Bladder problems usually fade after pregnancy
Bladder control problems during pregnancy can be stressful for some first-time moms, but they typically improve quickly after childbirth, a new study shows.
Among 344 pregnant women researchers followed, 45 percent developed overactive bladder symptoms by the 36th week of pregnancy. Another 15 percent had overactive bladder along with incontinence, or urine leakage.
However, three months after giving birth, only 8 percent had overactive bladder syndrome - defined as a frequent, urgent need to urinate, both day and night. And just 3.5 percent still had urinary incontinence.
Still, the study found, women who suffered incontinence often felt stressed and embarrassed by the problem, before and after delivery.
Dr. Henriette Jorien van Brummen and her colleagues at University Medical Center Utrecht in the Netherlands report the findings in the journal BJU International.
It’s known that pregnant women often develop bladder control problems, but there has been little study of how this affects their quality of life, according to the researchers.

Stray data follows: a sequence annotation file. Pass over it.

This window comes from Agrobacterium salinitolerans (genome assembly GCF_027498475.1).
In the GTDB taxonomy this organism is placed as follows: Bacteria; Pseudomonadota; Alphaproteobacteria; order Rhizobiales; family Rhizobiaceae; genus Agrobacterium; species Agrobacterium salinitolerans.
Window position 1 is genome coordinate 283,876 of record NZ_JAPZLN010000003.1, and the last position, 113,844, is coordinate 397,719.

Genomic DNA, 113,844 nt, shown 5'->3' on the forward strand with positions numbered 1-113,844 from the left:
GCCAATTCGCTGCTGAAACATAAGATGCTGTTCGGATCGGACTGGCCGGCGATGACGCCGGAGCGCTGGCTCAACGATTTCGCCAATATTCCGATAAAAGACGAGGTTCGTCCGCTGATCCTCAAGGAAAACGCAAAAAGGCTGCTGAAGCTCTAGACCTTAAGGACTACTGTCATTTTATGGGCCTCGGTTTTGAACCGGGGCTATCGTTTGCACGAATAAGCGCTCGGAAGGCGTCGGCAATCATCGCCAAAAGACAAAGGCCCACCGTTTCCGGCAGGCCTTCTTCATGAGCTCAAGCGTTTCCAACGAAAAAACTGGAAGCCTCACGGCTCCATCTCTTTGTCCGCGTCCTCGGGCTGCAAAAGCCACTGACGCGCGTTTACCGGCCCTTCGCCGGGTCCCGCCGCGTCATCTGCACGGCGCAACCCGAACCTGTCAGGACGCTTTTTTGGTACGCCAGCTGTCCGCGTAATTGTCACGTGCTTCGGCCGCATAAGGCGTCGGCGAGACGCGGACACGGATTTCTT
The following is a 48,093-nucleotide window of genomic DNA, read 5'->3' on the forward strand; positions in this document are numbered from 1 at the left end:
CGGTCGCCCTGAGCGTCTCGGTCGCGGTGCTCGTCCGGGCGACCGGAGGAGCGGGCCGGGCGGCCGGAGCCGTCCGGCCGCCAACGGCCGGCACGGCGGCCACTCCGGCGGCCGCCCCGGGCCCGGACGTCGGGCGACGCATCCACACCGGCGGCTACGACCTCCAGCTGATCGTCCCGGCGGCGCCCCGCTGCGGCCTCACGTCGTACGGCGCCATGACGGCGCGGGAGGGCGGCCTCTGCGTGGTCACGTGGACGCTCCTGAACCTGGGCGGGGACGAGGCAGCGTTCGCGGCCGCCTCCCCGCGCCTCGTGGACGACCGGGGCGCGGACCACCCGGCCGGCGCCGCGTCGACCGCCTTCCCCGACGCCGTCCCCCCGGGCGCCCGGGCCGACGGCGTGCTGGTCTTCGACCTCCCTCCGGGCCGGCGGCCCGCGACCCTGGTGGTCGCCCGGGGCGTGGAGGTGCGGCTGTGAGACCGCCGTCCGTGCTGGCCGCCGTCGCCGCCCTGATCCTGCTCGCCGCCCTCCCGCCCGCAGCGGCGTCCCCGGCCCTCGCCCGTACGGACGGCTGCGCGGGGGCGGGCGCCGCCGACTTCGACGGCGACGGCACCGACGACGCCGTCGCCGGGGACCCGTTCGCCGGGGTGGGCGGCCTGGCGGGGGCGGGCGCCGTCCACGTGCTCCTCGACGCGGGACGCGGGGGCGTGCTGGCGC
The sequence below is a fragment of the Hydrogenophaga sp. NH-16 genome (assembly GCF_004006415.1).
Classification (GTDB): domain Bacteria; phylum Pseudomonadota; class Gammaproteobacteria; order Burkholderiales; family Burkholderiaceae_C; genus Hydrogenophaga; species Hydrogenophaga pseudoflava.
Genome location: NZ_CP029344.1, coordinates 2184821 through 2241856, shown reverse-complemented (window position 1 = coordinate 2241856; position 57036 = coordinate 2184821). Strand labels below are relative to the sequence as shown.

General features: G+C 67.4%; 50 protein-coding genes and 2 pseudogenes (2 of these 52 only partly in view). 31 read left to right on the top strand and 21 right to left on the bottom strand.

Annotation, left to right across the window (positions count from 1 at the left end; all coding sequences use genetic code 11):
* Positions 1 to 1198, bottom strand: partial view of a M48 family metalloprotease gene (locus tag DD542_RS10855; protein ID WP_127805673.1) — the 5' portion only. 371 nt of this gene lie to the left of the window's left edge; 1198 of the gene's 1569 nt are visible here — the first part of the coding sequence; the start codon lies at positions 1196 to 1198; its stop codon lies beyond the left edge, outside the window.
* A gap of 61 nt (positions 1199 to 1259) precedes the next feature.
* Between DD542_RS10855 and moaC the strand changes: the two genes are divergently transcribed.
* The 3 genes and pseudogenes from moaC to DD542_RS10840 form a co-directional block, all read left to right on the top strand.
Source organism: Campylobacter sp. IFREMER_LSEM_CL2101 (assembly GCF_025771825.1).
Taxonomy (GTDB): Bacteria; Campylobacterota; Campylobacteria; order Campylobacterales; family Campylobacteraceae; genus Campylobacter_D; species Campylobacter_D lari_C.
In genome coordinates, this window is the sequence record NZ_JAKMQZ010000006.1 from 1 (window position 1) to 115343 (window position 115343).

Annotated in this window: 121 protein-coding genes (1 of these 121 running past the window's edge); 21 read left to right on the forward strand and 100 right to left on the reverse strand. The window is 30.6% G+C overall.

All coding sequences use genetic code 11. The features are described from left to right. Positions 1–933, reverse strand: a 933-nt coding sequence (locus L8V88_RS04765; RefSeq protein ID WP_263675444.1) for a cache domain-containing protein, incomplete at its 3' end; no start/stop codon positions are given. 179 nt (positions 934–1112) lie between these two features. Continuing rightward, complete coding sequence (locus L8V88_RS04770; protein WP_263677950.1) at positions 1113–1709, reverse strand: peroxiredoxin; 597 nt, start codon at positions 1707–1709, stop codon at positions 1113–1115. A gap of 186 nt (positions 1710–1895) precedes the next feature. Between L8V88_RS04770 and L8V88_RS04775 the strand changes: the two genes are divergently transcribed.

In the current study, nearly half of the women developed overactive bladder without urine leakage by late pregnancy, but they did not report a diminished quality of life. The added problem of incontinence, however, did affect their emotional well-being.
“It’s an issue that healthcare professionals need to address when they deal with pregnant women and those who have recently delivered, as it can cause real problems and distress,” van Brummen said in a statement.
There are a number of ways to aid bladder control problems, including exercises to strengthen the pelvic floor muscles and behavioral tactics like scheduled bathroom breaks.
A number of factors, according to van Brummen, may help explain why pregnant women often develop temporary overactive bladder and incontinence. Pressure on the bladder from the growing uterus, and changes in urine production and hormonal levels during pregnancy may all contribute.
SOURCE: BJU International, February 2006.
Revision date: June 20, 2011
Last revised: by Andrew G. Epstein, M.D.